Saturday, October 25, 2008

Sweet Home Jerusalem

It was very weird landing at Ben Gurion for the second time. Usually, after a vacation, I return home to my very pretty apartment in Toronto

and this time I was returning to my new home at kfar haStudentim.
The first person I met after getting my luggage was a taxi driver offering me a very good deal to Jerusalem, only 300 shekelim = about 100$ CDN. I kept walking, "No way. I'll take a sherut." "Oh," he says, "you'll be waiting for hours." I stopped and looked him in the eye: "No, I won't. I live here now and I know you're wrong." I waited ten minutes at the sherut stand and was home in the next hour or so for the low, low price of 50 shekelim = about 17$ CDN. Without traffic, it takes less time to go from the airport to the kfar than it does to drive from Yorkdale to Barrie, and here we're travelling a narrow width of the country. I think that's so cool.

Paris. Wow. I'm trying to figure out a way that I can live there after my Masters is earned. Alain, about whom I'll speak in a minute, told me that the Louvre has a school. I'm going to investigate their programs. I admit that I didn't spend the three days there that I had hoped, but did spend most of one day there, and saw the Mesha Stele, the Law Code of Hammurabai, her holiness the Mona Lisa, the apartments of Napoleon III, and the history of the Louvre itself. We saw quite a bit and didn't even get through 1% of the museum - first reason to return to Paris. It was great hanging out with Alain: his knowledge of French and Mesopotamian history is astounding; he's a native Parisian and has been going to the Louvre since he was a little boy; he was my personal tourguide and professor of all things French for three whole days. Both he and his friend, Christian, welcomed me with open arms, fed me, and sent me home with cool books and music.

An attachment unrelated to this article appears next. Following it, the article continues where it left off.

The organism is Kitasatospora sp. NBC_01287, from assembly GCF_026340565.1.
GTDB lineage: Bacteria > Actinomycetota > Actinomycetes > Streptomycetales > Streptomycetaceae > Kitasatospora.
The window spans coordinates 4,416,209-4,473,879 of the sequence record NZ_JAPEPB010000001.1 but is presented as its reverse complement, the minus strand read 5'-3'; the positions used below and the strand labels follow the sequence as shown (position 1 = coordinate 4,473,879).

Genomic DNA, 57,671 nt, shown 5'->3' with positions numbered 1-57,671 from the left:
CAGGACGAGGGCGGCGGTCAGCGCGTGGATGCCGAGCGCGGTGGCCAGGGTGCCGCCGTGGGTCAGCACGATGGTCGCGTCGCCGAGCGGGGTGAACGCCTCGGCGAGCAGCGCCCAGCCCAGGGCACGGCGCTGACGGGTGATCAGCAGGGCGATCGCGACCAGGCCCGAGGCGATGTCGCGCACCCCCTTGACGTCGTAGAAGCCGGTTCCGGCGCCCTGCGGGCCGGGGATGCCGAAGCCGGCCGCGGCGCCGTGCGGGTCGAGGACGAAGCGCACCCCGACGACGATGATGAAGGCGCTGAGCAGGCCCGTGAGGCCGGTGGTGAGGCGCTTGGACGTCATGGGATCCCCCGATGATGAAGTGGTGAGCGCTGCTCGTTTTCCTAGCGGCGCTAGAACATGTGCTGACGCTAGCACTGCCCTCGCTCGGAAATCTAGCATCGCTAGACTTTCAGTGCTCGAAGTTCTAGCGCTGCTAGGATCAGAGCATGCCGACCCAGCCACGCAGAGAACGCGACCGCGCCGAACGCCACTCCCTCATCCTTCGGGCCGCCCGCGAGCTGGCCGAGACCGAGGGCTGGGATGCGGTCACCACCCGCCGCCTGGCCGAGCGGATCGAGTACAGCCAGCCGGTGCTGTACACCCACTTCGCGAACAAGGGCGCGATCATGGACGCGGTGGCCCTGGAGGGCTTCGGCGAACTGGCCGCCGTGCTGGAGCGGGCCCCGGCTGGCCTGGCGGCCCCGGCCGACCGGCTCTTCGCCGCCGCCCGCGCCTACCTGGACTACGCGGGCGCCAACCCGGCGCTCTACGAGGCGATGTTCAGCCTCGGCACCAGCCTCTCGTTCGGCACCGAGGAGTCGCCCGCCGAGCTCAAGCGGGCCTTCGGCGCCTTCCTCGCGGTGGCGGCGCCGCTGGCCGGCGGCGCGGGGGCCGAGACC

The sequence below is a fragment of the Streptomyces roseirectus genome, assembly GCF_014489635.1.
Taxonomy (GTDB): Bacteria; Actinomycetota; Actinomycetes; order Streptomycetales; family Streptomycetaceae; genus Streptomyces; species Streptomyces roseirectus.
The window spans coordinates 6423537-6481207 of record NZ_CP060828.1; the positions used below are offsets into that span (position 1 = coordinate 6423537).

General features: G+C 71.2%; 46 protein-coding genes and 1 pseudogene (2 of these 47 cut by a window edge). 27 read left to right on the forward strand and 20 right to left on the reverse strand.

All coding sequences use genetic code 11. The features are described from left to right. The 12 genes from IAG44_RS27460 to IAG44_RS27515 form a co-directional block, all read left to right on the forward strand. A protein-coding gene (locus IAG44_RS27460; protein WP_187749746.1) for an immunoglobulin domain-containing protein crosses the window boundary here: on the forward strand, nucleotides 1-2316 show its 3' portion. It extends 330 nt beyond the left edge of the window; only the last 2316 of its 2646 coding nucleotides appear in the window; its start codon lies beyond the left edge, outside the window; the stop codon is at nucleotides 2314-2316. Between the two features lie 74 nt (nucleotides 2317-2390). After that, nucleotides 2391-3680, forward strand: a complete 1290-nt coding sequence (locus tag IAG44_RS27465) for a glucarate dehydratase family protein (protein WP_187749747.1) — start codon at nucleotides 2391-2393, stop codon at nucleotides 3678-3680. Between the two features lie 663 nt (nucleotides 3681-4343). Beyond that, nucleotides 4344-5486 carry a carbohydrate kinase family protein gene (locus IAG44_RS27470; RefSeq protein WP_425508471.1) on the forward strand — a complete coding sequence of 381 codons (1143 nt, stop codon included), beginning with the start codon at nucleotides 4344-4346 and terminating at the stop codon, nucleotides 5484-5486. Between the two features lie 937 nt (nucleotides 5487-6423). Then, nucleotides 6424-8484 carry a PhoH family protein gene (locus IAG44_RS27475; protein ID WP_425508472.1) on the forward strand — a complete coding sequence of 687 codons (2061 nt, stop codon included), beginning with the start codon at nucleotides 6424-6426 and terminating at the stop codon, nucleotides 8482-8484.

For the first five days I was in Bougival with Jason, and the final five days I stayed in an apartment in Montmartre, one floor up from Alain. There is so much to tell you that I'll give an overview then when the photos are developed will post them with stories to fill in the blanks.

Bougival is just west of Paris, about an hour by bus to La Defense then on the Metro to, for example, the Left Bank/Latin Quarter or Montmartre. These were the two areas where I spent the most time. This little village is nestled along the Seine amidst mature oak and maple trees now turning gold and auburn, parks with bike- and walking paths, old old houses with glassed-in sunrooms and gables, and a high street boasting a beautiful Catholic church undergoing restoration at the top of its summit. Versailles is not far away. An ancient Roman wall runs behind the church. On one of the arches leading to an alley off the high street is a very faded painting of the Virgin; it's above eye level and you wouldn't ordinarily notice it while walking. The Tabac and Cafe down the street from the hotel became a favourite haunt for me: the proprietor is a young man, maybe late thirties or early forties, whose shiny, shaved bald head and t-shirt and jeans made him seem more suited to working in a head shop on Queen. After breakfast at the hotel I liked to walk and have a cafe creme and sit outside to write in my journal. The air is clean and the rolling hills not far away are thickly populated with forests, green, gold and red.

Getting to Montmartre was easy. I'm glad my back is better because I had to carry my suitcase up two flights of stairs upon my arrival at Blanche Metro Station on line 2. The Moulin Rouge is the first sight one sees upon exiting the station. The air smells like warm sugar. On my way to Alain's on Rue Constance I passed by the cafe made famous in Amelie. My heart skipped a beat. I had coffee there on Wednesday before heading home. The streets are narrow, winding, and easily shared by pedestrians, cyclists and motorized vehicles. If I ever live in Paris I would want a motorcycle. But, everyone walks everywhere; everyone uses the metro. I think one of the things that attracts me most to this city (aside from the fashion) is its combination of living/working environments in the neighbourhoods: shops and businesses are beneath apartments, people use public space, people use the parks on a daily basis (I'm in love with Parc de Monceau), people buy their baguettes in one of the patisseries and it's an opportunity to connect with those in the community while waiting in line, getting to work (if you don't work in your neighbourhood) is an easy commute. A take-away coffee is a rare thing: people sit at the sidewalk cafes, have their coffee, take a real break. Life is not experienced far away from where one sleeps. Home is not just your apartment or your cottage or your office in an area that closes at 5pm: home is your city. Life is lived, whether you're making plans or not.